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Denver Nuggets: What a difference a win makes

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Last night's victory was eerily reminiscent of another Nuggets win in someone else's special season

Steph Curry showing Michael Malone a little love on the occasion of a Nuggets win
Steph Curry showing Michael Malone a little love on the occasion of a Nuggets win
Isaiah J. Downing-USA TODAY Sports

I've never told anyone this before, but Bernie Bickerstaff once received a compliment from me. I'm not a fan, so this is something I rarely share... and to be fair, it was a backhanded compliment at best. I believe my exact words were, "Wow. He didn't ruin this one."

February 4th, 1996, in the midst of a "it feels like we should be better than this" season, the team with the best single-season record ever - the Chicago Bulls - dropped by McNichols Arena to visit your Denver Nuggets and wandered off without a win. The eventual 72-10, world-champion Bulls played all the right guys in Michael Jordan, Scottie Pippen, Dennis Rodman, and Toni Kukoc. Of those, only Pippen had a rough shooting night, while Jordan did his usual, going off for 39 points in the game.

The Nuggets countered with Dikembe Mutombo, Antonio McDyess, Mahmoud Abdul-Rauf, Dale Ellis, Bryant Stith, and LaPhonso Ellis. All six would have broken double digits if Stith had made one more free throw in the game (he went one for two). Rauf went off for 32. That loss would be the first of the Bulls only multi-game slide all season, when they dropped a game at Phoenix two nights later.

Last night's win over the Golden State Warriors might have been equally as satisfying a win for a basketball team that has been overdue. Overdue for a reward in a long-suffering season with a steep learning curve. I'm pretty certain several of the curse-laden pseudo-invitations I vocalized to the Warriors by proxy of my television last night may have been uttered by a younger Molson at the conclusion of the Bulls game in '96.

Conversely, I can certainly understand the narrative/commentary on last night's game by national media and Warriors fans alike, most leaning more towards a letdown by the machine that is this year's Golden State squad. Early this season, I started watching the Warriors when I could, begrudgingly. I dropped the begrudging part not long after. I sincerely hope they set a new record for single season wins this year. I'm not all roses about the team that's broken the Nuggets hearts in a number of ways the past few seasons, so there's a second half to that hope I'll share in the thread below. If you enjoy watching the game, it's hard to not admire the way the Warriors play it.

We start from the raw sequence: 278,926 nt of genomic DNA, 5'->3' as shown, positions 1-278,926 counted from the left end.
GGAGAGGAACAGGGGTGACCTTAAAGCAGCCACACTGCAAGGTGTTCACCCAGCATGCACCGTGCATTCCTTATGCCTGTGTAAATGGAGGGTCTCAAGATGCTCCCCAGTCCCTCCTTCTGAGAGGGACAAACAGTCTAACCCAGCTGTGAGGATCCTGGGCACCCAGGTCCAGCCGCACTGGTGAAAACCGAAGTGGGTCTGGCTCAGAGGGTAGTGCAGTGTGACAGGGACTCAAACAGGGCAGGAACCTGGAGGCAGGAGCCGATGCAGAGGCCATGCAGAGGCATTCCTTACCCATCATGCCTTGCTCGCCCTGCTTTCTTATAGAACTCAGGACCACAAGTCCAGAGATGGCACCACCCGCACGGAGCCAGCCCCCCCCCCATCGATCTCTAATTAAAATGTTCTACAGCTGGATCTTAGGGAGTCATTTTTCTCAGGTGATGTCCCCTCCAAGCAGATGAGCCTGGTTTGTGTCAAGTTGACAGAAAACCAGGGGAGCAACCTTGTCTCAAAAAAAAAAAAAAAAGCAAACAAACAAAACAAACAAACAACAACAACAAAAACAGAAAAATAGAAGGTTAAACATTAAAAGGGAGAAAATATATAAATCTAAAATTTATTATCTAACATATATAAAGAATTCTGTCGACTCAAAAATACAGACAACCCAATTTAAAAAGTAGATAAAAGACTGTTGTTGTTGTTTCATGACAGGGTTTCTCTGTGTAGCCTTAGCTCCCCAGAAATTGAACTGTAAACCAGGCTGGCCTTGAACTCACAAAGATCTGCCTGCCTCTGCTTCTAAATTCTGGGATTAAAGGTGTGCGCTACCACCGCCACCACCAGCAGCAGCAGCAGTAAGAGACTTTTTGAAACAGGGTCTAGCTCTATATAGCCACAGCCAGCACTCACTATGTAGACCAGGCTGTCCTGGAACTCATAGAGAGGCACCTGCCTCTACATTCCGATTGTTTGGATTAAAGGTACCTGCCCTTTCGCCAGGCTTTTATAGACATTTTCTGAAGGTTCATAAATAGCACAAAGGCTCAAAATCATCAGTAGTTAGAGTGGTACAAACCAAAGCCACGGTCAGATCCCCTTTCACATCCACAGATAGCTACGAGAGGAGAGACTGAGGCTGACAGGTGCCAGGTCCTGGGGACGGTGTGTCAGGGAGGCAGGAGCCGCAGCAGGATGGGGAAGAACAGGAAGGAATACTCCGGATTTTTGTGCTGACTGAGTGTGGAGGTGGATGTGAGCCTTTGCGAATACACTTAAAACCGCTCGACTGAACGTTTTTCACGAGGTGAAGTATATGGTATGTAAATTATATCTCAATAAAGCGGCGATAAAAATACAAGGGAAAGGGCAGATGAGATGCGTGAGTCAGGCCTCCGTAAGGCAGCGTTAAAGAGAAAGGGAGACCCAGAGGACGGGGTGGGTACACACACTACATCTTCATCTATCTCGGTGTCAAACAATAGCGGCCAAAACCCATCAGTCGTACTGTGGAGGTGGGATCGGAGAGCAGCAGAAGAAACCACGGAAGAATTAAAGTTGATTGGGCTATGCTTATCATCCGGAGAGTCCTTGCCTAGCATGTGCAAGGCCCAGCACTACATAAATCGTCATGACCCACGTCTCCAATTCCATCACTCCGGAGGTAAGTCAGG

Which only made last night that much more satisfying. For the Nuggets faithful, the win was equally a story of a Denver team starting to find its rhythm. One of the local broadcast crew, Scott Hastings, said it well regarding last night's effort, "Hard work and good execution often yield good results." Last night saw a Denver team that worked hard, executed, and had a chip on their collective shoulder, as they knew a few things entering the game:

  • They'd recently pushed the Golden State Warriors to overtime at Oracle Arena - with a returning Jusuf Nurkic playing all of five minutes.
  • Draymond Green, who'd gone off for a game-high 29 points in the previous contest, would be sitting.
  • Their home court arena would be filled with fans for one of the few times this season, with several folks prepared to cheer for whoever was doing well. If you missed yesterday's in-depth piece by Jeff Morton on why the arena's seating has had more free space than Kim Kardashian's parietal lobe, give it a whirl. It will help you grasp just how rare these high-attendance opportunities have been for this season's team. Hopefully, a few fans were made last night.

What will this mean for the season as a whole? Recent history suggests not much, as those Bulls went on to glory that season in records and rings. The most terrifying stat of that Bulls season to me: they lost three of their last 15 games, each of those losses by a single point. Good god. The 1995-1996 Nuggets were 19-26 coming into the evening, and finished the year a frustrating 35-47. Adding insult to injury, it would be Mutombo's last season with the team. Bottom line, there are no guarantees out of a meaningful win, other than the satisfaction of one game going your team's way. What I liked about what I saw last night was the strength and commitment of a team trying to do things the same way, and enjoying some success in those efforts against the class of the league.

Six games ago, when asked about his pride in pushing the Warriors to an overtime loss, coach Michael Malone simply said the team had already enjoyed enough "moral victories" for his taste. When asked about the satisfaction of the win last night, Malone looked fit to burst about the play of his team, citing their making "winning plays" in the clutch, calling specifically on the play of Danilo Gallinari, Darrell Arthur, and a resurgent Will Barton as keys to a hard-fought victory.

Here's hoping that this is a turning point for this young-and-talented squad, but even if the rest of the road is as bumpy as it statistically looks top be... last night was a game I'll long remember, partially because of its part in someone else's special season. Last night's win looked pretty special to Nuggets players and fans alike:

What say you, Nuggets Nation? Where does last night's win rank amongst some of your favorite regular season games?